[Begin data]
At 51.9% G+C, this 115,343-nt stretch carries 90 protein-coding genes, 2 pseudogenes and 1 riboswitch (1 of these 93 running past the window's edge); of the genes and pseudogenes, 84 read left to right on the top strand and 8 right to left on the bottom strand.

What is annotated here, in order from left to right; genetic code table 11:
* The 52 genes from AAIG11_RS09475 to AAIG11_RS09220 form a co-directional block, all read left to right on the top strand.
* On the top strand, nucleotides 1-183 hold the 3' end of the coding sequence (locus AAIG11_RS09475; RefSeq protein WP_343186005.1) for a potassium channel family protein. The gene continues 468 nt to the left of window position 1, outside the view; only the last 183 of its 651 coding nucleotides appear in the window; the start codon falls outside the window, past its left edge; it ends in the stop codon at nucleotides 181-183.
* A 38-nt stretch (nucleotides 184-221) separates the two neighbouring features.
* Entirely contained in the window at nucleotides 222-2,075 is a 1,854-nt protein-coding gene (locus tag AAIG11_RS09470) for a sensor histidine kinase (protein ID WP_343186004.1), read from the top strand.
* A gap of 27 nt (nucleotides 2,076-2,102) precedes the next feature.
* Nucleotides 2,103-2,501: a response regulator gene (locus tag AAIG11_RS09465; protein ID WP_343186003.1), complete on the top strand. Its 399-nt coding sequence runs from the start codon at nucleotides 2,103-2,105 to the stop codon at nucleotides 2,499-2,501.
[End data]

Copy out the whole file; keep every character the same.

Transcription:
At 51.9% G+C, this 115,343-nt stretch carries 90 protein-coding genes, 2 pseudogenes and 1 riboswitch (1 of these 93 running past the window's edge); of the genes and pseudogenes, 84 read left to right on the top strand and 8 right to left on the bottom strand.

What is annotated here, in order from left to right; genetic code table 11:
* The 52 genes from AAIG11_RS09475 to AAIG11_RS09220 form a co-directional block, all read left to right on the top strand.
* On the top strand, nucleotides 1-183 hold the 3' end of the coding sequence (locus AAIG11_RS09475; RefSeq protein WP_343186005.1) for a potassium channel family protein. The gene continues 468 nt to the left of window position 1, outside the view; only the last 183 of its 651 coding nucleotides appear in the window; the start codon falls outside the window, past its left edge; it ends in the stop codon at nucleotides 181-183.
* A 38-nt stretch (nucleotides 184-221) separates the two neighbouring features.
* Entirely contained in the window at nucleotides 222-2,075 is a 1,854-nt protein-coding gene (locus tag AAIG11_RS09470) for a sensor histidine kinase (protein ID WP_343186004.1), read from the top strand.
* A gap of 27 nt (nucleotides 2,076-2,102) precedes the next feature.
* Nucleotides 2,103-2,501: a response regulator gene (locus tag AAIG11_RS09465; protein ID WP_343186003.1), complete on the top strand. Its 399-nt coding sequence runs from the start codon at nucleotides 2,103-2,105 to the stop codon at nucleotides 2,499-2,501.